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Source: Save The Children

Elina (11), left, and her best friend Faria (12), right, near their homes in Cabo Delgado region in northern Mozambique. Elina’s house was badly damaged and Faria’s house was completely destroyed when Cyclone Kenneth hit her village in April 2019.

You can find the Podcast on Contenthub, with content on Elina* and Faria*.

The podcast is also available on iTunes and Spotify

Powerful first-person testimonies from 10 child survivors of Mozambique’s two devastating cyclones feature in a new podcast launched today by Save the Children.

The 35-minute podcast paints a terrifying picture of the force of the cyclones, vividly describing how children felt their lives swept away – and the ongoing struggle to rebuild them.

The podcast features climate scientist Gunilla Svensson from Stockholm University, who discusses the links between the cyclones and the wider climate crisis, and the likelihood of future climate shocks for Mozambique and the region. According to Svensson, the increased intensity of the cyclones in Mozambique was directly in line with scientific forecasts on climate change.

At least 603 people died and 1.5 million people were affected in Mozambique following Cyclone Idai, which hit Mozambique, Zimbabwe and Malawi in March 2019. Six weeks later, the country was battered by Cyclone Kenneth, which killed an additional 45 people and affected a further 280,000 people in northern Mozambique[i]. The storms were the strongest cyclones ever to hit the African continent. It’s also the first time in Mozambique’s recorded history that two strong tropical cyclones have occurred in the same season[ii].

For children in the storms’ path, the impact on their everyday life was dreadful, as they tell in the podcast by Save the Children.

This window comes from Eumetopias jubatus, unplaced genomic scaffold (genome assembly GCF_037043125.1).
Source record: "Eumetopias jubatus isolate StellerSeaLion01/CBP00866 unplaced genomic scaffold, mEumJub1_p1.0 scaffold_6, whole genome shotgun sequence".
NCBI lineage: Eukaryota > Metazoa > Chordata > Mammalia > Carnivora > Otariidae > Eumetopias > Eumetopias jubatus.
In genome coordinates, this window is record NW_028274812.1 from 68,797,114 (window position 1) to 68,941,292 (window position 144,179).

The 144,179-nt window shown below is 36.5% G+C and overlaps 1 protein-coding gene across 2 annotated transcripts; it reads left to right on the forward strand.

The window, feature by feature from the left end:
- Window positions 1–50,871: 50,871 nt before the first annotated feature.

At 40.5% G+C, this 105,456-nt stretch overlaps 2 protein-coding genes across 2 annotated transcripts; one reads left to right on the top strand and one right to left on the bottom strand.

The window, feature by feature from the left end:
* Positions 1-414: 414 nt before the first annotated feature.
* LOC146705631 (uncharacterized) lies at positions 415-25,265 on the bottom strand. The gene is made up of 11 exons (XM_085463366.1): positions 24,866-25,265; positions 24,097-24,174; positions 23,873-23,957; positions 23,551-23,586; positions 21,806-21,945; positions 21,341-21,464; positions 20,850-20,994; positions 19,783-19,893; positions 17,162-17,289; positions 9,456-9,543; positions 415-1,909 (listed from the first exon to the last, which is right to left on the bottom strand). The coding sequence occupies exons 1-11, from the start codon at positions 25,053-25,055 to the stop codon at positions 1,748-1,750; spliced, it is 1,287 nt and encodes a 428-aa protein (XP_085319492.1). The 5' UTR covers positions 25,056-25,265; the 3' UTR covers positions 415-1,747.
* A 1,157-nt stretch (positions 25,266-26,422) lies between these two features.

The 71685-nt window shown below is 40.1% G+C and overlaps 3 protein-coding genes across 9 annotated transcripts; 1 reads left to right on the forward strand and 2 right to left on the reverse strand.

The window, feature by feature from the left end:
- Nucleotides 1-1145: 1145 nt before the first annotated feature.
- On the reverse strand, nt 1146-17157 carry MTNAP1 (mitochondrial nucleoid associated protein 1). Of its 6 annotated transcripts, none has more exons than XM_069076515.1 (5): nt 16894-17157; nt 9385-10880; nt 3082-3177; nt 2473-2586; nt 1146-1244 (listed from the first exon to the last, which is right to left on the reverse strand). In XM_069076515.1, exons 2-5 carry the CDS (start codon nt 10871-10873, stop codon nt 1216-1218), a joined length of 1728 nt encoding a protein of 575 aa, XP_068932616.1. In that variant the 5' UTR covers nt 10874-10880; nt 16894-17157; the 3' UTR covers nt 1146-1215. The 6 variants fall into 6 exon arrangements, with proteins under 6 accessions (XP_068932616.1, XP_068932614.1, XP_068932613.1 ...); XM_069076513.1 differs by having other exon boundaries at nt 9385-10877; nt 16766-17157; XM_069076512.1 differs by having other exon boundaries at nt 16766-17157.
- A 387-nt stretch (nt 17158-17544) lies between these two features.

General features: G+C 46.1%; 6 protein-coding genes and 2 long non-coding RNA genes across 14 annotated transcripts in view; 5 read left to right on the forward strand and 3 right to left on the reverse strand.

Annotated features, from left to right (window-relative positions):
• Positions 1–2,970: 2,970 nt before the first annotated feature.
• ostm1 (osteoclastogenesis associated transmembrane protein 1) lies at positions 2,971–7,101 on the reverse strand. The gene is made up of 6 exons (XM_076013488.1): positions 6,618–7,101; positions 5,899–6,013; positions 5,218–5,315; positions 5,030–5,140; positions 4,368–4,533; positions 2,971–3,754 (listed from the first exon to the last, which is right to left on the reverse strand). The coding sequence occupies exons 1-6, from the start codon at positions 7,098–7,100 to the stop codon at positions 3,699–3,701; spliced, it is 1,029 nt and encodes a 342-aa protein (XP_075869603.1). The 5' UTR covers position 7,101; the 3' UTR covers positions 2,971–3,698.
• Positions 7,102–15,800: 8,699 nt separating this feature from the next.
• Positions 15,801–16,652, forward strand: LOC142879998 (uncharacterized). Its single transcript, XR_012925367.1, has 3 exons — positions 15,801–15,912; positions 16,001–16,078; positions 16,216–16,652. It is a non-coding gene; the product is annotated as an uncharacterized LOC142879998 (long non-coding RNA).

Faria, 12, was at her home in Ibo Island when Cyclone Kenneth hit: 
“My house collapsed pretty much immediately… I saw people running around. Roof sheets flew around in the air. It was dark even though it was during the day. I was sad because I thought everyone would die. At Sandra’s house, there were several children and mothers inside. We were all scared and asked each other over and over again: WHY is Cyclone Kenneth here? When the roof started to drop from the house it sounded like gunfire. Then I saw the sky and finally the roof came loose and flew away. It was raining down on us.”

Elina, 11, was at home when cyclone Kenneth hit her village. She recalls:
“At two o’clock the winds became stronger and stronger. The clouds were really dark. The water in the sea started to get really high. People started running back and forth. I was in our house. I heard the wind and the roofs breaking outside. My sister lived in the house next door. Her house collapsed.”

Ali, 8, lost his home in Cyclone Idai, and is grappling with the prospect of future disasters:
“I’m afraid it will come back. That my house will collapse on top of me and that people will die. I also wish that everyone who had their houses destroyed could have new houses so that they could live as they did before the cyclone.”

Save the Children was one of the first agencies on the ground responding to cyclones Idai and Kenneth. It launched a major response which included education support and setting up schools, food distributions, supporting families with rebuilding their lives and livelihood, and child protection through the establishment of dozens of child friendly spaces where children can play, recover and learn. Also, Save the Children helped to make sure families had access to clean water, sanitation and housing. To date, the organisation has supported over 400,000 people, of whom over 240,000 are children.

MIL OSI